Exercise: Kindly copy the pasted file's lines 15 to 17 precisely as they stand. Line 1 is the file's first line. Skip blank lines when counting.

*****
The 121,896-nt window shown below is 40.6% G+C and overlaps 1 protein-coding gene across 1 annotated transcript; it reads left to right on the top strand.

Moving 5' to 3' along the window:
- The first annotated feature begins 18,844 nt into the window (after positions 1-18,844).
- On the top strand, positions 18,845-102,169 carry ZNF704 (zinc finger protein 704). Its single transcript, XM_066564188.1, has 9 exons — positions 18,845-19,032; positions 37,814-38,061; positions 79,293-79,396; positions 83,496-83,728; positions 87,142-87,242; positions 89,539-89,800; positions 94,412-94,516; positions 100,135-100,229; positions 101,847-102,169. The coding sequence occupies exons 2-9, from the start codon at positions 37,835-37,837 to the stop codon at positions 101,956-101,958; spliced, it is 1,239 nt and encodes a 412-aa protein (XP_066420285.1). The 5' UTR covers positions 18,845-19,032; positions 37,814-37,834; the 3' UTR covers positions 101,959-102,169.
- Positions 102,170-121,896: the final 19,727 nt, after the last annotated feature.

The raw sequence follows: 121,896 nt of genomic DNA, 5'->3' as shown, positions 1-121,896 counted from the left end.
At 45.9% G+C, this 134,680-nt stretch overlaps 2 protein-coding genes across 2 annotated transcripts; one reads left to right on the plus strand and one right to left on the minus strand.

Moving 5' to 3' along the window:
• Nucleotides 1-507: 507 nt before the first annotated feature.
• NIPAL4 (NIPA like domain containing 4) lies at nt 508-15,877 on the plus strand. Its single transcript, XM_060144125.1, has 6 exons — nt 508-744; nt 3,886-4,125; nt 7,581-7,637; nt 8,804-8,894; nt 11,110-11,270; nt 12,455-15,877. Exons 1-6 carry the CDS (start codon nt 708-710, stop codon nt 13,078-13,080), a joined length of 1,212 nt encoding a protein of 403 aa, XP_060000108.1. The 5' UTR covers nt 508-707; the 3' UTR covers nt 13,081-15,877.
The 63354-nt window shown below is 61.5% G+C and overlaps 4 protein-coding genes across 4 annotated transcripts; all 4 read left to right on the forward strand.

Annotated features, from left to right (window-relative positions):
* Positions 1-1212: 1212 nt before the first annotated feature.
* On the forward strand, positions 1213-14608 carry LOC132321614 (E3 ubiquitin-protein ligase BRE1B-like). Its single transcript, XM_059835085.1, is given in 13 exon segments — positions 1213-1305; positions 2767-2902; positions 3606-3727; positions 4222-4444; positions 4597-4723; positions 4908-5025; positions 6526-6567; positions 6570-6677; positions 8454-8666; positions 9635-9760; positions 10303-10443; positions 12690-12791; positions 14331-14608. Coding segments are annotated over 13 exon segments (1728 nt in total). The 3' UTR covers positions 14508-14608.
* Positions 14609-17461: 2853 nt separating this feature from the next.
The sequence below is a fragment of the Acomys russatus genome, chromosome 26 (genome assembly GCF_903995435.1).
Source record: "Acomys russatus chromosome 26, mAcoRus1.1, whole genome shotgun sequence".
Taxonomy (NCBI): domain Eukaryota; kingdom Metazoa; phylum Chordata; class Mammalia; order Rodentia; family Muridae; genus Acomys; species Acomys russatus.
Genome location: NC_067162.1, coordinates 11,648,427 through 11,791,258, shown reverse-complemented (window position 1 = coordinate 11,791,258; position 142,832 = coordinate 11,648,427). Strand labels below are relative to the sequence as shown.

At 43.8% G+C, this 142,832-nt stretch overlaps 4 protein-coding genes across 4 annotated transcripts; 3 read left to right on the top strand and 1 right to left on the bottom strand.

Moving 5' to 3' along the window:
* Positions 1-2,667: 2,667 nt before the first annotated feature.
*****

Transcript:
* Positions 14609-17461: 2853 nt separating this feature from the next.
The sequence below is a fragment of the Acomys russatus genome, chromosome 26 (genome assembly GCF_903995435.1).
Source record: "Acomys russatus chromosome 26, mAcoRus1.1, whole genome shotgun sequence".